The Secret to Keeping Houseplants Alive

2 Materials
5 Minutes

Do you struggle with houseplants? Are you looking for ways to keep them alive? Mine used to struggle for years until I learned the secret to keeping them happy and healthy. And today, I'm sharing that secret with you.

While we could chat about a number of ways to keeping houseplants alive, there is one BIG thing we do wrong without even realizing it.


Did you know that the number one houseplant killer is over-watering?

Yep. Rethinking how we water our plants will save a lot of heartache when a houseplant succumbs to pest and disease problems.

It is so important not to allow plants to sit in soggy roots.

Why? Because soggy roots promote pest and disease problems.

Keeping Your Houseplants Alive by Watering the Right Way

In general, and I do mean "in general," water houseplants roughly 1x per week. But this type of watering schedule may not work for all plants. So it's important to understand when a plant does not need to be watered.

NOTE: If you have succulents or cacti, water 1x a month or less. These plants typically thrive on neglect. For my cacti and succulents like aloe vera, cacti, etc., I don’t water them much at all and almost leave them alone.

Why We Mistakenly Over-Water

Most people water because the soil looks dry or it's that day of the week when they are scheduled to water.

The problem with both of these methods is that the soil where the roots are may not actually be dry.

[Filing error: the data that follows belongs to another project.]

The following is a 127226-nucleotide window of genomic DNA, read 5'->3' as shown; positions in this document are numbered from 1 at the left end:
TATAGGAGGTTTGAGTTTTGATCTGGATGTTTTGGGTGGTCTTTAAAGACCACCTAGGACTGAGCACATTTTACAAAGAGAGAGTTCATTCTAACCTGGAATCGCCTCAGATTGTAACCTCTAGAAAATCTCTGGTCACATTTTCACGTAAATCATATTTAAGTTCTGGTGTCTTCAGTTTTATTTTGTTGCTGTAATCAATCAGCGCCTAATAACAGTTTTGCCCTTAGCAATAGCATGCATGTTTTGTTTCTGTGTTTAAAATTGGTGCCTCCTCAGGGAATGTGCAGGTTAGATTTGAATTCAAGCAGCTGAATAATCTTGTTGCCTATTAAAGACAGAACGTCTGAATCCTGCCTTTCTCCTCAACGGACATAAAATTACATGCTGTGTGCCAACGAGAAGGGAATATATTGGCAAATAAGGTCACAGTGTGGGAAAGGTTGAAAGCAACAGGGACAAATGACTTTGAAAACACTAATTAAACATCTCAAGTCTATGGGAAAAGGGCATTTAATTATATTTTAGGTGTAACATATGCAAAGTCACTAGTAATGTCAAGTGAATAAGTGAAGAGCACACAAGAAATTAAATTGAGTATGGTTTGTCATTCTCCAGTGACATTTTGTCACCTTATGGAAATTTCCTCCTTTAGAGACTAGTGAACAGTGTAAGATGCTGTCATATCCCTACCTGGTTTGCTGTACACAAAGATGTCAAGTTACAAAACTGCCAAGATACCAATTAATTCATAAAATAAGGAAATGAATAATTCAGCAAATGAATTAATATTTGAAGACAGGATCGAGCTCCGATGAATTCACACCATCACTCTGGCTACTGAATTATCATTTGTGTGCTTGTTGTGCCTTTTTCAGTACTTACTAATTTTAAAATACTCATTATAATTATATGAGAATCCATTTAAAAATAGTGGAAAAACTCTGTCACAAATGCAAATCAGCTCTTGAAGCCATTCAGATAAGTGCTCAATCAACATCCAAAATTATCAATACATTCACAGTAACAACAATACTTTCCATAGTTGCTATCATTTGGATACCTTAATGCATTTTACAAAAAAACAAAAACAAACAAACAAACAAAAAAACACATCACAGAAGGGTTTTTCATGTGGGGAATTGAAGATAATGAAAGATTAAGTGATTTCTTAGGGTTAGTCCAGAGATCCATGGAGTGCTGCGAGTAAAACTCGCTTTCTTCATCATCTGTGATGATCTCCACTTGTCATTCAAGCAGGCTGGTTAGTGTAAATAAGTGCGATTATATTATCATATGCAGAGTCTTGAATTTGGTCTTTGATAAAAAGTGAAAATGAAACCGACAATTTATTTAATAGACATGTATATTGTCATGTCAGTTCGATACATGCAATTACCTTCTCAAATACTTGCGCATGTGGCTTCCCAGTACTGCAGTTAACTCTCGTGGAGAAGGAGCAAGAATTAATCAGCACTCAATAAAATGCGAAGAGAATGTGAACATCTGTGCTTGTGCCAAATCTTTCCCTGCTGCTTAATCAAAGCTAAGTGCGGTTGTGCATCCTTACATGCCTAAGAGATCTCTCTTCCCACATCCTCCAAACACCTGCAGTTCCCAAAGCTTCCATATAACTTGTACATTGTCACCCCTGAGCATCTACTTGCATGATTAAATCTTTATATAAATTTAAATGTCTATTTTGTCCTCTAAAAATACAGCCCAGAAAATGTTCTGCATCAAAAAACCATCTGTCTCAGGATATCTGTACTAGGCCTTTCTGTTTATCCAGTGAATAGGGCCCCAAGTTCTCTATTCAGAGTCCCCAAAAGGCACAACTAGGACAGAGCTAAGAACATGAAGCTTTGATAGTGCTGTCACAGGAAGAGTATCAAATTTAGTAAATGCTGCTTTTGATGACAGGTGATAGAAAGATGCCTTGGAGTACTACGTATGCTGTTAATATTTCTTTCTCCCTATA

And if the soil is not really dry, then plant roots sit in a wet soggy mess that promotes pest and disease problems.

So just because the top layer of soil looks dry doesn't mean it is. And, the plant may not "need" to be watered on the scheduled watering day.

How Does Soil Retain Water and Still Look Dry?

Wet soil is very similar to a sponge. If you soak a sponge and hold it upright, water collects at the bottom while the top dries out. Thus, the soil surface may look and feel dry, but may not be dry where the roots are located.

How to Determine Whether Houseplants NEED to be Watered

While I mentioned having a scheduled watering day could be harmful to plants, it is good to plan one so that watering is on your radar.

So choose a day of the week when you want to water. Then check each plant using the cake batter test.

  • use a finger, plastic knife, popsicle stick or something similar.
  • insert it in to the soil about an inch down
  • if the tester comes out clean, it's time to water
  • if the tester comes out with some wet soil, do not water yet
  • Re-check using the same process in another day or two if the tester comes out with some wet soil.

Step 1 - Get a plastic knife, popsicle stick or you can use your finger

Step 2 - Insert the object into the soil about an inch or more down

Step 3 - Remove the object and see if if comes out dry or with wet soil

I know this sounds like a task but you will get to know your plants and their watering needs after a few weeks.

Pro-Tip for New Plants: It’s a good idea to use the cake batter test for the first few weeks of care so you get to know the plant and its watering requirements.

To learn more houseplant tips and tricks, click here.

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Stacy Ling | Bricks 'n Blooms
Want more details about this and other DIY projects? Check out my blog post!

Frequently asked questions

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3 of 11 questions
  • Yvonne Yvonne on Jul 25, 2021

    What about orchids? I have killed 3 so far and if I don't water them, the flowers drop off. I am giving up on them but I love them so much.

  • Yvonne Yvonne on Jul 25, 2021

    What about orchids? I have killed 3 so far. the flowers keep drying up & drop off. I do not put them in direct sunlight but give them lots of bright light.

  • Dysfunctdoll Dysfunctdoll on Jul 26, 2021

    So is the photo of the knife after considered to be wet or dry?


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